Perspective of our Residents
Intern Joe Strosin, MD, writes:
As a medical student studying in Chicago, I wanted to experience anesthesia outside of my home program, and being that the Medical College of Wisconsin offered a rotation for visiting students, I spent two months on campus completing a rotation at Froedtert in general anesthesia and at Children’s Hospital of Wisconsin in pediatric anesthesia. The teaching that was provided to me as a student by both attendings and residents impressed me, and it showed me that the residents were really getting to know their stuff! What stuck out from the program for me, however, was the variety of training and techniques in the program. And the confidence I saw in second and third year anesthesia residents was astounding, topping some of what I've seen in fellows and staff! To me, the residents were very well prepared after their training for clinical practice, and that's when I knew this was the place I wanted to be.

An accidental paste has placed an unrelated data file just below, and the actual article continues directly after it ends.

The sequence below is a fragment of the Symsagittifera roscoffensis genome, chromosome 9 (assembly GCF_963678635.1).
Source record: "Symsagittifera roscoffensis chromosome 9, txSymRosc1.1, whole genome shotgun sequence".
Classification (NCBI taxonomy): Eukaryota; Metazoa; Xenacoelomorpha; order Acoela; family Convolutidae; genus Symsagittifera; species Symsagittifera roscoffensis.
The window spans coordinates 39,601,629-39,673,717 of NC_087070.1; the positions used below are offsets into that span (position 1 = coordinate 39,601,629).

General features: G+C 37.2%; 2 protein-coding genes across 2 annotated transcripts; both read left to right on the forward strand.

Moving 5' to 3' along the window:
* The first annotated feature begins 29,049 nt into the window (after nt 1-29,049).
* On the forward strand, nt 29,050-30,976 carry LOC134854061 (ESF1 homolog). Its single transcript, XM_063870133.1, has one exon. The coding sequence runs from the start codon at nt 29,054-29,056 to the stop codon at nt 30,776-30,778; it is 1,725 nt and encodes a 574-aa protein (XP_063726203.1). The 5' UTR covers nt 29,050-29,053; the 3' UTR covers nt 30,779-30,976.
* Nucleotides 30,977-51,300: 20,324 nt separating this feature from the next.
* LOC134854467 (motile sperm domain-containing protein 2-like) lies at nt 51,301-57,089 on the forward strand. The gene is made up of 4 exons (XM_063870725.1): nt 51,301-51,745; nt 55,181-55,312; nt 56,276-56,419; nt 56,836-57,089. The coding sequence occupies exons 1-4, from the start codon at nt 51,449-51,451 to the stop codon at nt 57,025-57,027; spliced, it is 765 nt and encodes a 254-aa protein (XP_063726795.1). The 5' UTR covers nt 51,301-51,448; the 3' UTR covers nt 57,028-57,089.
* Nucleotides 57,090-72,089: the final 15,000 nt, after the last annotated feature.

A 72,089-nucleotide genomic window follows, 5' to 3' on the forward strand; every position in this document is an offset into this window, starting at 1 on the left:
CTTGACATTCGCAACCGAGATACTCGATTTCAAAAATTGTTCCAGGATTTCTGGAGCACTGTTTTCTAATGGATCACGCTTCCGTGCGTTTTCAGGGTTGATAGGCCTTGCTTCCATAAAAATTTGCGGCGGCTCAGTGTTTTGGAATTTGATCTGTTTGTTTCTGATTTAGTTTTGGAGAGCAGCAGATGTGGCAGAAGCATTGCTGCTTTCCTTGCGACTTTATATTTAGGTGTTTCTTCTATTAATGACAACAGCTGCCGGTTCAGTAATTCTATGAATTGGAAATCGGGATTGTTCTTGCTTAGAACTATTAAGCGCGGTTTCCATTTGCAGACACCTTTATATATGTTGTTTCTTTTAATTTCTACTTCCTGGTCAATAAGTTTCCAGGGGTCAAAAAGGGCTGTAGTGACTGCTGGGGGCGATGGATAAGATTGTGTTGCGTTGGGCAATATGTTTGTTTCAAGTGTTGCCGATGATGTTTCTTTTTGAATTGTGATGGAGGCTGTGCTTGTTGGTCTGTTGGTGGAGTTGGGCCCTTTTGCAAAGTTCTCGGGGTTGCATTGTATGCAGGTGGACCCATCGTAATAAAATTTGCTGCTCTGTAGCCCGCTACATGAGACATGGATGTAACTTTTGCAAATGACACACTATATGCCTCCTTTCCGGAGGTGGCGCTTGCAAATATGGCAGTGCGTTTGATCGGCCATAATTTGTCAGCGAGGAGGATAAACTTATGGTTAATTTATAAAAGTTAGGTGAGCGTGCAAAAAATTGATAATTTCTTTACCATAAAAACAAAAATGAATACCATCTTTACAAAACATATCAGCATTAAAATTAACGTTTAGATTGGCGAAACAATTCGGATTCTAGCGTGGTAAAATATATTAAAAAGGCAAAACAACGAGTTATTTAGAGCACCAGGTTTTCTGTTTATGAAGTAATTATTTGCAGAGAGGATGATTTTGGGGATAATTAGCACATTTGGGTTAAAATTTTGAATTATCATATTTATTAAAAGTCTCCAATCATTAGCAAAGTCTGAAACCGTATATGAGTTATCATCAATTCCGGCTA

The Medical College of Wisconsin offered a very attractive categorical program with a year filled with both medicine and surgery, and there are anesthesia and pre-op months as well so you’ll even start your anesthesia training during your intern year! So far during my intern year I have spent time on the wards, in the ED, and in the SICU. My rotations thus far have not only offered excellent teaching that I’ll carry forward in my training, but have allowed for connections with colleagues of different specialties that will definitely enhance future patient care. The intern year is well designed and appropriately balanced for a pre-anesthesia year, having not too many medicine or surgical months and offering additional useful training for the years to come! I believe the intern year format offered by MCW is top notch and is more useful to me than any other preliminary or transitional year can offer.
1st year resident Derek De Vry, MD, writes:
The Medical College of Wisconsin is a great anesthesia residency (program) for several reasons including: excellent training, didactics, and the people you work with. Within the first year of training, we gain experience in pediatrics, obstetrics, pain management, regional, critical care, vascular surgery, and neurosurgery.